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Thursday, August 22, 2013

Thoughts From A Former Teacher As School Year Begins

Jeremy Glazer is a former high school teacher in Miami, Florida. (WLRN)

Jeremy Glazer is a former high school teacher in Miami, Florida. (WLRN)

Teaching is the hardest job I’ve ever had.

In the midst of all the talk about schools and education policy, ultimately the classroom doors close and we, the teachers, are the ones in there with the children. We are the ones who think every day about those kids for the whole school year, and for years after.

I remember Catherine, the first student who ever walked into a classroom that was mine, seventeen years ago. I remember Ashley, who used to drive his desk around until I had an epiphany and told him to park, and he did. I remember Elvia, who wrote in one of her stories that “the trees were sprayed with the scent of wonderful.” I remember Anna, who told me everything that was wrong with her teachers, and what I needed to do right. I remember Max reading Shakespeare with a voice like Olivier. I remember Denver, who died, shot while he was skipping my class.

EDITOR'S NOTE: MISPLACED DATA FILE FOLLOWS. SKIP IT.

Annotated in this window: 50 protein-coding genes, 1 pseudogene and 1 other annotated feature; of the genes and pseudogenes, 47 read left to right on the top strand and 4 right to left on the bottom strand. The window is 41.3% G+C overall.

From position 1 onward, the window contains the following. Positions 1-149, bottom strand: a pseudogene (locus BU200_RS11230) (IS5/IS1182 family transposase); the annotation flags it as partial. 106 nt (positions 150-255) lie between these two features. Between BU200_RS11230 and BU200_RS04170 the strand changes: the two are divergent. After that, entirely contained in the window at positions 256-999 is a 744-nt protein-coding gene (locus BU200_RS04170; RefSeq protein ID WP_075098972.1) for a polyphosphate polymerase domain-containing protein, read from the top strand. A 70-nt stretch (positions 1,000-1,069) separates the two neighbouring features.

They are all in my head and, if I did my job, I’m in theirs.

We, the teachers, take your children and try to help them become caring, inquisitive, interested, and interesting people. Our classrooms are places where learning can happen. But they can’t be the only place learning happens, and we cannot do it alone.

We need your help.

We need you to remember that we are all in this together.

The schools we create, the children we nurture, belong to all of us, for better and for worse.

If a child can’t read well, don’t just blame the teachers. Help us surround her with books and with readers.

If a child can’t do math, don’t just blame the teachers. Help us introduce him to the music of numbers.

And please, help us teach your children to think critically by thinking critically yourself.

Think critically about how important our schools are. Think critically about the many good schools we have, and the good schools we need. And then, think critically about what you can do to help us get them.

There are no quick, easy answers. Ignore anyone who tells you that there are. Good education takes time, and resources, and commitment. We must be willing to contribute all of those things if we want the schools all of our children deserve.

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